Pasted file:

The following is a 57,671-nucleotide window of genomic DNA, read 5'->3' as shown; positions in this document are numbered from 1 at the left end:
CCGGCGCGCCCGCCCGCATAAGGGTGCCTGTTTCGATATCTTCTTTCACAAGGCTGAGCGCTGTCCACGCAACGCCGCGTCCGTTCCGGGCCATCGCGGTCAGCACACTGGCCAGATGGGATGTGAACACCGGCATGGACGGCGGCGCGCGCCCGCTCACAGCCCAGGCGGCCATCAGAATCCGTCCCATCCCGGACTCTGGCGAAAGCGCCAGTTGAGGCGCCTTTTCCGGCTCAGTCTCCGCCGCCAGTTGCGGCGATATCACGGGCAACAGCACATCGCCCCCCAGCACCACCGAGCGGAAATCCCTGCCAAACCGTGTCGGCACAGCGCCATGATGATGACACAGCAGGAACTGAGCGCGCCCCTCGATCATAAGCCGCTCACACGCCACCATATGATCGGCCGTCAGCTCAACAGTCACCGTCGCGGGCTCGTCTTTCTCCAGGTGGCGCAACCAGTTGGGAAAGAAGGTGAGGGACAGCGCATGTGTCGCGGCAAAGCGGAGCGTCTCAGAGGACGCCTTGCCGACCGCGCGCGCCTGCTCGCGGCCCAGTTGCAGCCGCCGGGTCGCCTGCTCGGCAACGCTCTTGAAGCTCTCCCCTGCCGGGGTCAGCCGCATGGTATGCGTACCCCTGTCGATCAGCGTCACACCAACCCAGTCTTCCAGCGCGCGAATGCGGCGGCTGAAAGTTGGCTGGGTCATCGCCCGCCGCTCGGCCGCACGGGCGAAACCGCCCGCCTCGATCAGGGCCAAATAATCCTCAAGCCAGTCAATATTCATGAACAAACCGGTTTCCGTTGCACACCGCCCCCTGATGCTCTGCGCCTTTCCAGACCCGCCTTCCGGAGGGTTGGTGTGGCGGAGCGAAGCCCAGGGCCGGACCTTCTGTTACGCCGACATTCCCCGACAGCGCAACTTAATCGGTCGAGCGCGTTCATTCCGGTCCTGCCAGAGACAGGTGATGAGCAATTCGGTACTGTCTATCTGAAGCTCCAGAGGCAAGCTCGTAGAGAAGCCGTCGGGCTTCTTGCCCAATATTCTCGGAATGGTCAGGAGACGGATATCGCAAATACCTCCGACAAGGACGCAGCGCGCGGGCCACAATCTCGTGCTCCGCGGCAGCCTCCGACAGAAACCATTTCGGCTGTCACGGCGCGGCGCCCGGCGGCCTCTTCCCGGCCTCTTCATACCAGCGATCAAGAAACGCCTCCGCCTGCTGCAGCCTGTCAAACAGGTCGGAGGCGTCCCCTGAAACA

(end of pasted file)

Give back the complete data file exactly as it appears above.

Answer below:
The following is a 57,671-nucleotide window of genomic DNA, read 5'->3' as shown; positions in this document are numbered from 1 at the left end:
CCGGCGCGCCCGCCCGCATAAGGGTGCCTGTTTCGATATCTTCTTTCACAAGGCTGAGCGCTGTCCACGCAACGCCGCGTCCGTTCCGGGCCATCGCGGTCAGCACACTGGCCAGATGGGATGTGAACACCGGCATGGACGGCGGCGCGCGCCCGCTCACAGCCCAGGCGGCCATCAGAATCCGTCCCATCCCGGACTCTGGCGAAAGCGCCAGTTGAGGCGCCTTTTCCGGCTCAGTCTCCGCCGCCAGTTGCGGCGATATCACGGGCAACAGCACATCGCCCCCCAGCACCACCGAGCGGAAATCCCTGCCAAACCGTGTCGGCACAGCGCCATGATGATGACACAGCAGGAACTGAGCGCGCCCCTCGATCATAAGCCGCTCACACGCCACCATATGATCGGCCGTCAGCTCAACAGTCACCGTCGCGGGCTCGTCTTTCTCCAGGTGGCGCAACCAGTTGGGAAAGAAGGTGAGGGACAGCGCATGTGTCGCGGCAAAGCGGAGCGTCTCAGAGGACGCCTTGCCGACCGCGCGCGCCTGCTCGCGGCCCAGTTGCAGCCGCCGGGTCGCCTGCTCGGCAACGCTCTTGAAGCTCTCCCCTGCCGGGGTCAGCCGCATGGTATGCGTACCCCTGTCGATCAGCGTCACACCAACCCAGTCTTCCAGCGCGCGAATGCGGCGGCTGAAAGTTGGCTGGGTCATCGCCCGCCGCTCGGCCGCACGGGCGAAACCGCCCGCCTCGATCAGGGCCAAATAATCCTCAAGCCAGTCAATATTCATGAACAAACCGGTTTCCGTTGCACACCGCCCCCTGATGCTCTGCGCCTTTCCAGACCCGCCTTCCGGAGGGTTGGTGTGGCGGAGCGAAGCCCAGGGCCGGACCTTCTGTTACGCCGACATTCCCCGACAGCGCAACTTAATCGGTCGAGCGCGTTCATTCCGGTCCTGCCAGAGACAGGTGATGAGCAATTCGGTACTGTCTATCTGAAGCTCCAGAGGCAAGCTCGTAGAGAAGCCGTCGGGCTTCTTGCCCAATATTCTCGGAATGGTCAGGAGACGGATATCGCAAATACCTCCGACAAGGACGCAGCGCGCGGGCCACAATCTCGTGCTCCGCGGCAGCCTCCGACAGAAACCATTTCGGCTGTCACGGCGCGGCGCCCGGCGGCCTCTTCCCGGCCTCTTCATACCAGCGATCAAGAAACGCCTCCGCCTGCTGCAGCCTGTCAAACAGGTCGGAGGCGTCCCCTGAAACA